I do not like people giving me books to read that I have not requested. I have like 100 books on my wish list and when family members ask me what they can give me for a gift I go to the list and send several suggestions. I think of myself as a slow reader with a somewhat narrow range of interests and don’t want people cluttering up my reading pile with books I previously had no interest in.
So I drove from Virginia to Florida for Christmas with a stop at my brother’s rural home near Tallahassee. He handed me a gift. You guessed it. A book. A book I had not requested. But he was generous and I do not give my do-not-give-me-a-book speech right after the kindness of a gift.
I just finished reading all 241 pages. That comes out to about 4 pages a day since I accepted the book. See…slow.
Turns out it has become one of my all time favorite books. Of course it is in the death and dying genre. Right in my narrow range of interest.
NOTE to family and friends: Only my brother Dennis can give me books I have not asked for.
A full disclosure WARNING about the book. It contains very graphic detail about the condition of bodies of the deceased, their preparation, and what cremation actually looks like. This book is not for everyone. That said, I still would recommend it for everyone. Push through it and you find a wonderful story of a young woman finding a calling to help us all in the end.
Do yourself a favor and visit Doughty’s Web site “The Order of the Good Death” at http://www.orderofthegooddeath.com/. She has some great videos called, “Ask A Mortician.” She has a Facebook page https://www.facebook.com/OrderoftheGoodDeath. A Twitter feed @TheGoodDeath (https://twitter.com/TheGoodDeath) with 16,000 followers. And lots of photos on Instagram, thegooddeath (http://instagram.com/thegooddeath).
This is not your old chaplain’s verses about “letting be.” She recently posted a photo of a greeting card, “If I had a choice to have sex with any celebrity, living or dead, I would probably choose living.”
She is irreverent but dead serious. Get it?
There is a small but growing army of folks like Caitlin Doughty out there who want to bring death into our everyday lives. She advocates for families preparing bodies for burial or cremation. She is a leader in the “Death Salon” movement holding public forums to talk about death and dying. She is not religious but encourages rituals to help families and friends of the newly dead grieve and cope in healthy ways.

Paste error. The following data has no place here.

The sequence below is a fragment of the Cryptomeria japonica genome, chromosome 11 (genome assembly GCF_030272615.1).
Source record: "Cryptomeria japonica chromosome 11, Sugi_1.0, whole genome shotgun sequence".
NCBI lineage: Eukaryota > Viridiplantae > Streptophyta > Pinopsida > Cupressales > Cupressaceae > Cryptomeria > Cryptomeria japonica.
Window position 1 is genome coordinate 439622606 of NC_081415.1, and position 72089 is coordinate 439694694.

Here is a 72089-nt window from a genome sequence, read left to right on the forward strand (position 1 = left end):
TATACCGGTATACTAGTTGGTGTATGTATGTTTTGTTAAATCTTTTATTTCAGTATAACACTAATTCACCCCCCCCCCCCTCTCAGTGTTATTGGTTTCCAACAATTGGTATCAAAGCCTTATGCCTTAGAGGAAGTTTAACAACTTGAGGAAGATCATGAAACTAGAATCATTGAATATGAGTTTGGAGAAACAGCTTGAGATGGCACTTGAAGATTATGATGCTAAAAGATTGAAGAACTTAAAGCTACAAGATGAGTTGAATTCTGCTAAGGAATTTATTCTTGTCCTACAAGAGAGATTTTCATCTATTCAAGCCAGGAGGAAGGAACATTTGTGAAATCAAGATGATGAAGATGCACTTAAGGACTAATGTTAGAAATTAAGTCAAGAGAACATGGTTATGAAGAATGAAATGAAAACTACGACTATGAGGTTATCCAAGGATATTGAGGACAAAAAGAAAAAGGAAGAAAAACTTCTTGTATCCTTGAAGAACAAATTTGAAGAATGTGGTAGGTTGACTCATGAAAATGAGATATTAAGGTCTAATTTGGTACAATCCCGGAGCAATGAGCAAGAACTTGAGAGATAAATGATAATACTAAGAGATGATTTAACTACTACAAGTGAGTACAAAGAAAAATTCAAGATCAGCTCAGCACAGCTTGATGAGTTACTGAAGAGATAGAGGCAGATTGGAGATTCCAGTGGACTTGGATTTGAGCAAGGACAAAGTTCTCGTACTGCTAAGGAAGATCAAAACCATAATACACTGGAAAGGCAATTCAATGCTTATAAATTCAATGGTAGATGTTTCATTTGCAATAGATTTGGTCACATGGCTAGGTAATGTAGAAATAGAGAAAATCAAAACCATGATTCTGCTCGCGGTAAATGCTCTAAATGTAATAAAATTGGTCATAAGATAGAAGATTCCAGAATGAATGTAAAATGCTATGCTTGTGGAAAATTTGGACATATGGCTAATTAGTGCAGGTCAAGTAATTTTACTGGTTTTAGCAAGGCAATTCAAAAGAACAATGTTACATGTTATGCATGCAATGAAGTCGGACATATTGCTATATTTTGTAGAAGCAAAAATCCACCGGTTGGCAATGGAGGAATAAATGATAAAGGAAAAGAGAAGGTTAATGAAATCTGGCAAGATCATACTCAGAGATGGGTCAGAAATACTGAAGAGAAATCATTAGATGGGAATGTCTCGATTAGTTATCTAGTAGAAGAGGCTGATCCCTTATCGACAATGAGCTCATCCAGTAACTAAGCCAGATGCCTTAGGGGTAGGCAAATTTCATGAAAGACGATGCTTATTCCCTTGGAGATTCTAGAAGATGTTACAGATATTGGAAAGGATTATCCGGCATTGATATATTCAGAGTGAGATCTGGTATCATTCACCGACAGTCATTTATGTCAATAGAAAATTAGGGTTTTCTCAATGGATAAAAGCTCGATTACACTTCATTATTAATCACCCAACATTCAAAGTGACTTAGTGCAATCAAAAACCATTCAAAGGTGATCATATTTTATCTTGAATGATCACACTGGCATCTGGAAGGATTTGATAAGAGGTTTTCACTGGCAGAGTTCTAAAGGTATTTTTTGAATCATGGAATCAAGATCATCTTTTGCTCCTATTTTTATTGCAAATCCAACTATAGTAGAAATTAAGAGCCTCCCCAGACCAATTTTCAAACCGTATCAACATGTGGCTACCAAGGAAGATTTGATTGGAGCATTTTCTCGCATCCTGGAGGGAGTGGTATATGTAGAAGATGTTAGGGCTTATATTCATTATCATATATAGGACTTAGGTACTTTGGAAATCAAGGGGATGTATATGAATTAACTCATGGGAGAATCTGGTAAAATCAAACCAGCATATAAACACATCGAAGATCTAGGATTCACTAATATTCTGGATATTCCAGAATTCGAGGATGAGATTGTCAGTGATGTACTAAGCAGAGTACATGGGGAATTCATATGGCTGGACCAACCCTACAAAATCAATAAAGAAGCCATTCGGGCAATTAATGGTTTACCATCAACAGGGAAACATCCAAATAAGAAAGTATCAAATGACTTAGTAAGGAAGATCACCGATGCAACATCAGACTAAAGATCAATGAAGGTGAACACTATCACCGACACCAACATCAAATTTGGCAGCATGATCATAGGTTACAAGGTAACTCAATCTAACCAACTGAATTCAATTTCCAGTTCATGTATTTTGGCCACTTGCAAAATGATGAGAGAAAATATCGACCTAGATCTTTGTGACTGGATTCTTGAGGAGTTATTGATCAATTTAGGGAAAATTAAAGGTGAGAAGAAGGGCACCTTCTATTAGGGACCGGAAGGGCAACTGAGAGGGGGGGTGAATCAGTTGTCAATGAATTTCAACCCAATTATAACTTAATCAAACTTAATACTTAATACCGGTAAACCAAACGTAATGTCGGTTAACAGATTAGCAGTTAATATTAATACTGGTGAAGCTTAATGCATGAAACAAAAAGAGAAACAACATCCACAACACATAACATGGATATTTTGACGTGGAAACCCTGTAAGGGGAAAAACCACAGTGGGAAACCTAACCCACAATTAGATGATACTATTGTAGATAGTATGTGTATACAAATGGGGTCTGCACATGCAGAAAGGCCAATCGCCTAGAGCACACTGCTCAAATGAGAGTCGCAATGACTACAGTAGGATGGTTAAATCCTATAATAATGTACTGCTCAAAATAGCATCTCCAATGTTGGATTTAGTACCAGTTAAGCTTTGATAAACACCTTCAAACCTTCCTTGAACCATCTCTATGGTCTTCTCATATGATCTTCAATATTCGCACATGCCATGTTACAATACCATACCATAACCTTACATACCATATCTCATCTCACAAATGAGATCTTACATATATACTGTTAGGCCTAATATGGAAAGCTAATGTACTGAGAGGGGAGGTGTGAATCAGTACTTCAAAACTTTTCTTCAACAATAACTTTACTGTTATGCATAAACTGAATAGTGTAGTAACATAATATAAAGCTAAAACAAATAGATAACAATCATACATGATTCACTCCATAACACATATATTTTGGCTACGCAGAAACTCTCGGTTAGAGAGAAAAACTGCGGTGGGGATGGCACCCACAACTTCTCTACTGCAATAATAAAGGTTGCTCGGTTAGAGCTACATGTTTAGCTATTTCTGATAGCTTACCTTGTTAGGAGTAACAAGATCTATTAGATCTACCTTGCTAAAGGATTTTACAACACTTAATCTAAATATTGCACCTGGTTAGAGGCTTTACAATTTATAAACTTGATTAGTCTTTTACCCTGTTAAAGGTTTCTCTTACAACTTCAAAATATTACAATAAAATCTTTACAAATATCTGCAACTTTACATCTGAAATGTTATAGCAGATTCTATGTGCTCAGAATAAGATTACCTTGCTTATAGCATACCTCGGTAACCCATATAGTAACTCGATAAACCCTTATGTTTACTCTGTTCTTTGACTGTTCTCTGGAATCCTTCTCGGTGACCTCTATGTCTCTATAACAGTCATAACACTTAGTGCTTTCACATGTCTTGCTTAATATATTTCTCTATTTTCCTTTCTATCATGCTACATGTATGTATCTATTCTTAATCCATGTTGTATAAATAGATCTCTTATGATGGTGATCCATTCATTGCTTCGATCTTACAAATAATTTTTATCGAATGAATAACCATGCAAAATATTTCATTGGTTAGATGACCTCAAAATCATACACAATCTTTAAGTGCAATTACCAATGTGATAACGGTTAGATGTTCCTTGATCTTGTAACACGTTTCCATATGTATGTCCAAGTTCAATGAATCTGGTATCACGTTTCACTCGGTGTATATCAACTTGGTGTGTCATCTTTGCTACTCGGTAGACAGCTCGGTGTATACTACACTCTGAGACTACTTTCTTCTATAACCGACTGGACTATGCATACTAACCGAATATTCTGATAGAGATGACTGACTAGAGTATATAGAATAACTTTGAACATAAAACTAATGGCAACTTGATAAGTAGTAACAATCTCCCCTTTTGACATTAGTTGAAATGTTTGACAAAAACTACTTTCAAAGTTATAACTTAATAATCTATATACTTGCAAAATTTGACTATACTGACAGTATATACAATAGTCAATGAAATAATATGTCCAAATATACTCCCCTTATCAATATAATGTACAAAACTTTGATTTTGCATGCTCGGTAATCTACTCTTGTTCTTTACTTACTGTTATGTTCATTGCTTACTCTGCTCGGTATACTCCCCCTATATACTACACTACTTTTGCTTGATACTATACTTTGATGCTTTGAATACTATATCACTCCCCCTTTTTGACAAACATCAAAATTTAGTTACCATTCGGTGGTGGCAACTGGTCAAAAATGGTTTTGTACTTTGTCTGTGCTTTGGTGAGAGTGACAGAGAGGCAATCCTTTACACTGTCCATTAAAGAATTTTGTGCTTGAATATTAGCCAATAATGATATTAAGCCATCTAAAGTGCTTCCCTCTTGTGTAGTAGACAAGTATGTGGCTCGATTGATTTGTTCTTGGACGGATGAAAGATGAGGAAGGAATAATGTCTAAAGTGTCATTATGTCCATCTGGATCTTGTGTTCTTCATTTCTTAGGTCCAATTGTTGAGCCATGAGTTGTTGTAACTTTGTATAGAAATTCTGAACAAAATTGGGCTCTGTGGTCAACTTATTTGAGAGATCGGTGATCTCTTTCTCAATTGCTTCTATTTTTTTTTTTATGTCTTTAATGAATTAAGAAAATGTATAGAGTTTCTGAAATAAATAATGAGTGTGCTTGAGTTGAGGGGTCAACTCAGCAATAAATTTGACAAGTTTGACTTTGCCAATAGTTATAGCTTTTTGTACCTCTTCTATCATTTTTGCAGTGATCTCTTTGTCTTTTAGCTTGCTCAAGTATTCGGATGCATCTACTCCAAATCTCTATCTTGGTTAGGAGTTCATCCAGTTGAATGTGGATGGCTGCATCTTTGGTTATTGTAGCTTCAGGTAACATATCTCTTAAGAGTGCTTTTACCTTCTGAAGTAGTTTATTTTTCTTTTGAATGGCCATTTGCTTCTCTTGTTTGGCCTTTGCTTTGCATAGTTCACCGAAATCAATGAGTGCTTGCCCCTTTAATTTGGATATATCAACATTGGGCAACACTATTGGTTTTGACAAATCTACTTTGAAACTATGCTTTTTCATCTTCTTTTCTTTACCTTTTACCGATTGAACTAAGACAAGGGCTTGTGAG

Yesterday, I sent her copies of my books (unsolicited of course). I started the cover letter, “I am sorry I arrived so late to your party. Only now have I found out about all the fun you are having.”
Great article recently in the New York Times about “Millennials” (those in their teens and twenties) and grief. Grief in the age of Facebook, texting, Instagram, and selfies. “An Online Generation Redefines Mourning,” by Hannah Seligson appeared in the March 20th edition of the Times.
“My God, is there anything creepier than a post announcing someone lost a loved one and seeing ‘136 people like this’ underneath?” Ms. [Rebecca] Soffer said [in the article].
“The social norms for loss and the Internet are clearly still evolving. But Gen Y-ers and millennials have begun projecting their own sensibilities onto rituals and discussions surrounding death. As befits the first generation of digital natives, they are starting blogs, YouTube series and Instagram feeds about grief, loss and even the macabre, bringing the conversation about bereavement and the deceased into a very public forum, sometimes with jarring results.”
Here are some links I found through the article.
Modern Loss is a repository of essays, resources and advice that the founders try to edit so that it doesn’t sound glib, overly religious or trite. For instance, you’ll never hear, “At least they are in a better place.” (“Our least favorite line ever,” Ms. Soffer said.)
The Order of the Good Death is a group of funeral industry professionals, academics, and artists exploring ways to prepare a death phobic culture for their inevitable mortality. It was founded in January 2011 by Caitlin Doughty, a mortician and writer in Los Angeles, CA.
OMG . . . “Selfies at Funerals”